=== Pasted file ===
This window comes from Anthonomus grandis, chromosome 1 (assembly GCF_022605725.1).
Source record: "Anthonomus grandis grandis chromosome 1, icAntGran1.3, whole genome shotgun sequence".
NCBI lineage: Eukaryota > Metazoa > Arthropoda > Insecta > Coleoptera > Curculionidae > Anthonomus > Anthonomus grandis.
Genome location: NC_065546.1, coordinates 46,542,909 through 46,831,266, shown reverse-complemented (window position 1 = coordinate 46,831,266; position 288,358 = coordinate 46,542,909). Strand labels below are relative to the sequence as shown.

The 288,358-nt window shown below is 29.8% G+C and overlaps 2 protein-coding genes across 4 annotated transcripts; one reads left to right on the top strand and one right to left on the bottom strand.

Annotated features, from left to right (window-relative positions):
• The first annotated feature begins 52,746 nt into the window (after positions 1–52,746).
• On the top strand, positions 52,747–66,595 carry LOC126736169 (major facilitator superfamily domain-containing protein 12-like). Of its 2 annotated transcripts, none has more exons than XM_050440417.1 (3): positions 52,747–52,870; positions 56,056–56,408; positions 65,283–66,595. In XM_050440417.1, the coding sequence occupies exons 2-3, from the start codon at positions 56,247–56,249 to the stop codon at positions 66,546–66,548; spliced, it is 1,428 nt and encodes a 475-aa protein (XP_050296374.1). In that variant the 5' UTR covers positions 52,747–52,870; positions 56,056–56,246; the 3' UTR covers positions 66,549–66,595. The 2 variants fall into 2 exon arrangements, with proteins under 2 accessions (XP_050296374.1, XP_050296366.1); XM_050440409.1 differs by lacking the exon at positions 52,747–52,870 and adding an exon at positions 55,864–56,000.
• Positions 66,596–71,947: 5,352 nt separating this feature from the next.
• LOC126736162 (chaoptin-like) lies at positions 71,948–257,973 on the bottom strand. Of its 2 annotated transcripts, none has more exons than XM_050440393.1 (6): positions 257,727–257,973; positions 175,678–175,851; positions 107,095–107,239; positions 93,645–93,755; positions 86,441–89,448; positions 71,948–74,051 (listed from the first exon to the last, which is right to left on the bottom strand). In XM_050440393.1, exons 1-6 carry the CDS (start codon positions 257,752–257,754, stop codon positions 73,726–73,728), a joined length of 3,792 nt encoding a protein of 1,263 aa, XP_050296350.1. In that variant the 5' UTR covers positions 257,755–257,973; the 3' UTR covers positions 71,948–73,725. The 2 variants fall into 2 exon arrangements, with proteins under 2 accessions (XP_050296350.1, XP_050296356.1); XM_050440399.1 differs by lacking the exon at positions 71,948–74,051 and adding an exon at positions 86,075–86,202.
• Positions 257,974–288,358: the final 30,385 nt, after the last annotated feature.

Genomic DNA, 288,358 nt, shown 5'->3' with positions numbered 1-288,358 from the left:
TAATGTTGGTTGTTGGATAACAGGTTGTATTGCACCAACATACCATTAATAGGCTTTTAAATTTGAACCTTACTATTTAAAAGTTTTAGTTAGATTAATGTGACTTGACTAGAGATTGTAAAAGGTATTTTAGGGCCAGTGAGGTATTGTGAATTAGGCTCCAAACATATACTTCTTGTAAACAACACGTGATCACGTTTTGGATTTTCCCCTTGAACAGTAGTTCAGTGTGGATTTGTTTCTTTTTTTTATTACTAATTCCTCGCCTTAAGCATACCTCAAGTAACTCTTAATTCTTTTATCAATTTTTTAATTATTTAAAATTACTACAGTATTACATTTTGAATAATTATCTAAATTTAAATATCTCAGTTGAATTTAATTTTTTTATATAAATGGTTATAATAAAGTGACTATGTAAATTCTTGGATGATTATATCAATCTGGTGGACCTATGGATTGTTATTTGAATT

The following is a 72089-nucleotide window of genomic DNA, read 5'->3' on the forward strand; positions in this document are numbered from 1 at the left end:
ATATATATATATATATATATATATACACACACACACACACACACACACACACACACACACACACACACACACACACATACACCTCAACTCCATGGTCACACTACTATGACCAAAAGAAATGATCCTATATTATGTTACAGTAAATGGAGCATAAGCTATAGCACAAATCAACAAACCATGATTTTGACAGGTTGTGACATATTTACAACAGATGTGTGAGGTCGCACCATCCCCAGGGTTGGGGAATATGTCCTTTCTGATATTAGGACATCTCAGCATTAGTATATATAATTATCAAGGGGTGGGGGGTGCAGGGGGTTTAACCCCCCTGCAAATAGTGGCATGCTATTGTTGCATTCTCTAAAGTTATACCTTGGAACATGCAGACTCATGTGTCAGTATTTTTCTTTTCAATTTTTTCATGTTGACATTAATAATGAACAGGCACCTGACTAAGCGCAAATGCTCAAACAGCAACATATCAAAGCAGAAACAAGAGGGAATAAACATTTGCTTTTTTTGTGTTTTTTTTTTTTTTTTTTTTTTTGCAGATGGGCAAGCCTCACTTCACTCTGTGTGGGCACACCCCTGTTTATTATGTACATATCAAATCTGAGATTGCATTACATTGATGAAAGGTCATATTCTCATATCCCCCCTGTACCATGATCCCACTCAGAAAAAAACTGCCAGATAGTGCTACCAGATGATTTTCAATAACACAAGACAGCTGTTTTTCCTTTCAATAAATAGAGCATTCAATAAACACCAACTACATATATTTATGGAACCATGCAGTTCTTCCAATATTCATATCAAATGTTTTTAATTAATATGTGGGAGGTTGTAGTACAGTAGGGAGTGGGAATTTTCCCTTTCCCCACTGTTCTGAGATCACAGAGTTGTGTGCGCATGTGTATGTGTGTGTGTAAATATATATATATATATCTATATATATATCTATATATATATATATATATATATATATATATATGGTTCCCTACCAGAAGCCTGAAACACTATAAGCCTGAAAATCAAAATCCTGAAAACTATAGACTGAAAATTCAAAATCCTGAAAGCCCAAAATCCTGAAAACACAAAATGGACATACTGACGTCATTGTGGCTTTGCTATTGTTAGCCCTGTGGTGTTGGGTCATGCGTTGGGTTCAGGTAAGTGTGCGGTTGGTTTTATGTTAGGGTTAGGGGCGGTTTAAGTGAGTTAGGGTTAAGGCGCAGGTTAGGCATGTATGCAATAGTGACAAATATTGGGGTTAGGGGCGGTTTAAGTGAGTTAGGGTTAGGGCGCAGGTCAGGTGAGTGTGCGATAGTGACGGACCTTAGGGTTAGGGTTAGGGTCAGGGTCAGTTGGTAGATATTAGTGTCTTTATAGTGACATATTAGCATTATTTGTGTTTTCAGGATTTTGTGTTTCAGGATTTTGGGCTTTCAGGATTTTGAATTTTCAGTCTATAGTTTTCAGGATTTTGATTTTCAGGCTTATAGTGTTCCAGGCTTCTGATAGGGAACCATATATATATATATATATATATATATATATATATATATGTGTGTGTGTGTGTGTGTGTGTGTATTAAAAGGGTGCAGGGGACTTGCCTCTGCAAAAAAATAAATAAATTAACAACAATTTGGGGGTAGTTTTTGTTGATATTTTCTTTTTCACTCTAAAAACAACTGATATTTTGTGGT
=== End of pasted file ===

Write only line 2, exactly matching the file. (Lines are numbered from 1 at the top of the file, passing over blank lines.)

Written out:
Source record: "Anthonomus grandis grandis chromosome 1, icAntGran1.3, whole genome shotgun sequence".